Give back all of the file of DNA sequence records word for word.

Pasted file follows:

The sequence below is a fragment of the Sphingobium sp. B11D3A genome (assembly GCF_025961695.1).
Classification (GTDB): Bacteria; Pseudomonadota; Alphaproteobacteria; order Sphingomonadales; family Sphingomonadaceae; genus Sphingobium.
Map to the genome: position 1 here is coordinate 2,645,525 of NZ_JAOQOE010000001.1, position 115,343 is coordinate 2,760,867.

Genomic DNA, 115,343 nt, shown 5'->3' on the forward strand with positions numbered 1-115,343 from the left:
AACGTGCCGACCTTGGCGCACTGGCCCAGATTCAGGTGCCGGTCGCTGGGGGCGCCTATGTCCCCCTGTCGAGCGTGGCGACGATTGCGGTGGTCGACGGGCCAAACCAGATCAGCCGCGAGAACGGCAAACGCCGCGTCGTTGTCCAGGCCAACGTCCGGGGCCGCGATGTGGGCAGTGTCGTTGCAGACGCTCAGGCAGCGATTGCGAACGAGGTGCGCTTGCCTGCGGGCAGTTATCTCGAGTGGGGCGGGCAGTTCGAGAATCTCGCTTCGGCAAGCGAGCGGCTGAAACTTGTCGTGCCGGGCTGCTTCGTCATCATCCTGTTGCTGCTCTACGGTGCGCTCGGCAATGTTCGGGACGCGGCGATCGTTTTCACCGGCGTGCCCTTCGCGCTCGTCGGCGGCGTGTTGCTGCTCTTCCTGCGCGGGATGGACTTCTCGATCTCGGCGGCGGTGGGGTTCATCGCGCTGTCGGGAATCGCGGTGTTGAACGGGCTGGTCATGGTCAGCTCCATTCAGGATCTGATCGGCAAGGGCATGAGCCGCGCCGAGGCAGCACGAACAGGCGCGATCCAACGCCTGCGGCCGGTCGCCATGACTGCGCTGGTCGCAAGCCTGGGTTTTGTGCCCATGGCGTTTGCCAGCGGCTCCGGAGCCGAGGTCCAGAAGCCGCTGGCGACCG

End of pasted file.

The sequence below is a fragment of the Sphingobium sp. B11D3A genome (assembly GCF_025961695.1).
Classification (GTDB): Bacteria; Pseudomonadota; Alphaproteobacteria; order Sphingomonadales; family Sphingomonadaceae; genus Sphingobium.
Map to the genome: position 1 here is coordinate 2,645,525 of NZ_JAOQOE010000001.1, position 115,343 is coordinate 2,760,867.

Genomic DNA, 115,343 nt, shown 5'->3' on the forward strand with positions numbered 1-115,343 from the left:
AACGTGCCGACCTTGGCGCACTGGCCCAGATTCAGGTGCCGGTCGCTGGGGGCGCCTATGTCCCCCTGTCGAGCGTGGCGACGATTGCGGTGGTCGACGGGCCAAACCAGATCAGCCGCGAGAACGGCAAACGCCGCGTCGTTGTCCAGGCCAACGTCCGGGGCCGCGATGTGGGCAGTGTCGTTGCAGACGCTCAGGCAGCGATTGCGAACGAGGTGCGCTTGCCTGCGGGCAGTTATCTCGAGTGGGGCGGGCAGTTCGAGAATCTCGCTTCGGCAAGCGAGCGGCTGAAACTTGTCGTGCCGGGCTGCTTCGTCATCATCCTGTTGCTGCTCTACGGTGCGCTCGGCAATGTTCGGGACGCGGCGATCGTTTTCACCGGCGTGCCCTTCGCGCTCGTCGGCGGCGTGTTGCTGCTCTTCCTGCGCGGGATGGACTTCTCGATCTCGGCGGCGGTGGGGTTCATCGCGCTGTCGGGAATCGCGGTGTTGAACGGGCTGGTCATGGTCAGCTCCATTCAGGATCTGATCGGCAAGGGCATGAGCCGCGCCGAGGCAGCACGAACAGGCGCGATCCAACGCCTGCGGCCGGTCGCCATGACTGCGCTGGTCGCAAGCCTGGGTTTTGTGCCCATGGCGTTTGCCAGCGGCTCCGGAGCCGAGGTCCAGAAGCCGCTGGCGACCG